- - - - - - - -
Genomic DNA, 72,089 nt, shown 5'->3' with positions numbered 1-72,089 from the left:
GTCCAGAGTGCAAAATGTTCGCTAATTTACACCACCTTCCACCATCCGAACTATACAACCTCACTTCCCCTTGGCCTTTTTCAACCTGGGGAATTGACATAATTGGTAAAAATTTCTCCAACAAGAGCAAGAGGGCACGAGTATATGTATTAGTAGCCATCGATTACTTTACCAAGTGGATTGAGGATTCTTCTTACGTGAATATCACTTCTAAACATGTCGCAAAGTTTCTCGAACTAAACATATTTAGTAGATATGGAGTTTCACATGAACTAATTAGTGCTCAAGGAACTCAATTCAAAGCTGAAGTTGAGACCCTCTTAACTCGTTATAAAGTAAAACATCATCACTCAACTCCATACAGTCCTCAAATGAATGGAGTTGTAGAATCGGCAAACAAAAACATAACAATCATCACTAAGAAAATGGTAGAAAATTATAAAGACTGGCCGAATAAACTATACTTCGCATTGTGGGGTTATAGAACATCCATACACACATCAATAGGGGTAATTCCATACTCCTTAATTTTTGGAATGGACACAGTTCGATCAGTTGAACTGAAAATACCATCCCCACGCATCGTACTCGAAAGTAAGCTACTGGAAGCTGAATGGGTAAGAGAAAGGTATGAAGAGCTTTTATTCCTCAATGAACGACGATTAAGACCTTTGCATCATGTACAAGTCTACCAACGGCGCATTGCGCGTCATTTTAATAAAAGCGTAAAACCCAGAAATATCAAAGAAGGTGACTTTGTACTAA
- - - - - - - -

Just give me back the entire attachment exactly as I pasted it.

Genomic DNA, 72,089 nt, shown 5'->3' with positions numbered 1-72,089 from the left:
GTCCAGAGTGCAAAATGTTCGCTAATTTACACCACCTTCCACCATCCGAACTATACAACCTCACTTCCCCTTGGCCTTTTTCAACCTGGGGAATTGACATAATTGGTAAAAATTTCTCCAACAAGAGCAAGAGGGCACGAGTATATGTATTAGTAGCCATCGATTACTTTACCAAGTGGATTGAGGATTCTTCTTACGTGAATATCACTTCTAAACATGTCGCAAAGTTTCTCGAACTAAACATATTTAGTAGATATGGAGTTTCACATGAACTAATTAGTGCTCAAGGAACTCAATTCAAAGCTGAAGTTGAGACCCTCTTAACTCGTTATAAAGTAAAACATCATCACTCAACTCCATACAGTCCTCAAATGAATGGAGTTGTAGAATCGGCAAACAAAAACATAACAATCATCACTAAGAAAATGGTAGAAAATTATAAAGACTGGCCGAATAAACTATACTTCGCATTGTGGGGTTATAGAACATCCATACACACATCAATAGGGGTAATTCCATACTCCTTAATTTTTGGAATGGACACAGTTCGATCAGTTGAACTGAAAATACCATCCCCACGCATCGTACTCGAAAGTAAGCTACTGGAAGCTGAATGGGTAAGAGAAAGGTATGAAGAGCTTTTATTCCTCAATGAACGACGATTAAGACCTTTGCATCATGTACAAGTCTACCAACGGCGCATTGCGCGTCATTTTAATAAAAGCGTAAAACCCAGAAATATCAAAGAAGGTGACTTTGTACTAA